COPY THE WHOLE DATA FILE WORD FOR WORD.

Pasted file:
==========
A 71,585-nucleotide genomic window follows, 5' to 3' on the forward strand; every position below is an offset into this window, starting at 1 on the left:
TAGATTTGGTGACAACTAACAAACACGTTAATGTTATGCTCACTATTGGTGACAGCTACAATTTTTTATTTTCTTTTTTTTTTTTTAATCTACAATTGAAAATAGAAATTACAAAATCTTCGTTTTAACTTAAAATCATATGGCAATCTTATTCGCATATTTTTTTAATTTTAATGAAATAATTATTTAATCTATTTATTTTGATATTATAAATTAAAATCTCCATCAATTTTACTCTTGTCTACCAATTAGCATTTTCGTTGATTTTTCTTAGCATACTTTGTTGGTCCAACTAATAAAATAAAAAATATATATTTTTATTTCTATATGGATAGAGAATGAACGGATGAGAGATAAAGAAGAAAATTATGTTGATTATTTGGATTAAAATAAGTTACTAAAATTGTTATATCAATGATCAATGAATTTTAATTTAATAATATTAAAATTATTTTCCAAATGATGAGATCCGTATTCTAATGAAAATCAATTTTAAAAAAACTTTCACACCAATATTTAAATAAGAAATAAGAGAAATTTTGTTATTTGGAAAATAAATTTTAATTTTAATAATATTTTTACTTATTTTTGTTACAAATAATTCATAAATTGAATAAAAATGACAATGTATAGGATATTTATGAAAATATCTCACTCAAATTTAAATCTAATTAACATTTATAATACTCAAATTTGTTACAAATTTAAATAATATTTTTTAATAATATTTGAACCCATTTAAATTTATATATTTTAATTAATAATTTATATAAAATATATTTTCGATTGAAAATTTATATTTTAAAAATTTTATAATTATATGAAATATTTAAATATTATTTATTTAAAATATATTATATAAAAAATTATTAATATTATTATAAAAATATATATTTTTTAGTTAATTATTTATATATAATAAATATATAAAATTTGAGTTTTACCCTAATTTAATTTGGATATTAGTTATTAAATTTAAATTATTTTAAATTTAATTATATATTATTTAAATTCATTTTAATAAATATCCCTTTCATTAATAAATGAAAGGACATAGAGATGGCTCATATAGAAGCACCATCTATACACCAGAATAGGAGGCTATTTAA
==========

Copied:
A 71,585-nucleotide genomic window follows, 5' to 3' on the forward strand; every position below is an offset into this window, starting at 1 on the left:
TAGATTTGGTGACAACTAACAAACACGTTAATGTTATGCTCACTATTGGTGACAGCTACAATTTTTTATTTTCTTTTTTTTTTTTTAATCTACAATTGAAAATAGAAATTACAAAATCTTCGTTTTAACTTAAAATCATATGGCAATCTTATTCGCATATTTTTTTAATTTTAATGAAATAATTATTTAATCTATTTATTTTGATATTATAAATTAAAATCTCCATCAATTTTACTCTTGTCTACCAATTAGCATTTTCGTTGATTTTTCTTAGCATACTTTGTTGGTCCAACTAATAAAATAAAAAATATATATTTTTATTTCTATATGGATAGAGAATGAACGGATGAGAGATAAAGAAGAAAATTATGTTGATTATTTGGATTAAAATAAGTTACTAAAATTGTTATATCAATGATCAATGAATTTTAATTTAATAATATTAAAATTATTTTCCAAATGATGAGATCCGTATTCTAATGAAAATCAATTTTAAAAAAACTTTCACACCAATATTTAAATAAGAAATAAGAGAAATTTTGTTATTTGGAAAATAAATTTTAATTTTAATAATATTTTTACTTATTTTTGTTACAAATAATTCATAAATTGAATAAAAATGACAATGTATAGGATATTTATGAAAATATCTCACTCAAATTTAAATCTAATTAACATTTATAATACTCAAATTTGTTACAAATTTAAATAATATTTTTTAATAATATTTGAACCCATTTAAATTTATATATTTTAATTAATAATTTATATAAAATATATTTTCGATTGAAAATTTATATTTTAAAAATTTTATAATTATATGAAATATTTAAATATTATTTATTTAAAATATATTATATAAAAAATTATTAATATTATTATAAAAATATATATTTTTTAGTTAATTATTTATATATAATAAATATATAAAATTTGAGTTTTACCCTAATTTAATTTGGATATTAGTTATTAAATTTAAATTATTTTAAATTTAATTATATATTATTTAAATTCATTTTAATAAATATCCCTTTCATTAATAAATGAAAGGACATAGAGATGGCTCATATAGAAGCACCATCTATACACCAGAATAGGAGGCTATTTAA